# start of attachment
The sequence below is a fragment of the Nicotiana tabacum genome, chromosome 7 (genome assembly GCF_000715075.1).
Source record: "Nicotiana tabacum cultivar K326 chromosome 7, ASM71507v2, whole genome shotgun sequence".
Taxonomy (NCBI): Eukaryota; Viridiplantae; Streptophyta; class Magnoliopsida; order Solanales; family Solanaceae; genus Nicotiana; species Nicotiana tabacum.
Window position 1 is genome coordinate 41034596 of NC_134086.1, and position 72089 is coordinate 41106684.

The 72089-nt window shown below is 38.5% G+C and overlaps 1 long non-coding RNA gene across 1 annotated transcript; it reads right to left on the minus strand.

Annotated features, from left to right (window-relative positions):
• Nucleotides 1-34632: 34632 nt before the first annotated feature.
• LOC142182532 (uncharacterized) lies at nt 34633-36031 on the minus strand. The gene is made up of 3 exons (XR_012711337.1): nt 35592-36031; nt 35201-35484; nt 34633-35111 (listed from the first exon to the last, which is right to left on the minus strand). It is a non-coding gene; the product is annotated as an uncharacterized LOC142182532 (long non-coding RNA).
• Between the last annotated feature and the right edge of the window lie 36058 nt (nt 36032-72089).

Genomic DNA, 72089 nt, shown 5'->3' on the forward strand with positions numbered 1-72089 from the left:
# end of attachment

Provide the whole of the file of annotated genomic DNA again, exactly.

The sequence below is a fragment of the Nicotiana tabacum genome, chromosome 7 (genome assembly GCF_000715075.1).
Source record: "Nicotiana tabacum cultivar K326 chromosome 7, ASM71507v2, whole genome shotgun sequence".
Taxonomy (NCBI): Eukaryota; Viridiplantae; Streptophyta; class Magnoliopsida; order Solanales; family Solanaceae; genus Nicotiana; species Nicotiana tabacum.
Window position 1 is genome coordinate 41034596 of NC_134086.1, and position 72089 is coordinate 41106684.

The 72089-nt window shown below is 38.5% G+C and overlaps 1 long non-coding RNA gene across 1 annotated transcript; it reads right to left on the minus strand.

Annotated features, from left to right (window-relative positions):
• Nucleotides 1-34632: 34632 nt before the first annotated feature.
• LOC142182532 (uncharacterized) lies at nt 34633-36031 on the minus strand. The gene is made up of 3 exons (XR_012711337.1): nt 35592-36031; nt 35201-35484; nt 34633-35111 (listed from the first exon to the last, which is right to left on the minus strand). It is a non-coding gene; the product is annotated as an uncharacterized LOC142182532 (long non-coding RNA).
• Between the last annotated feature and the right edge of the window lie 36058 nt (nt 36032-72089).

Genomic DNA, 72089 nt, shown 5'->3' on the forward strand with positions numbered 1-72089 from the left: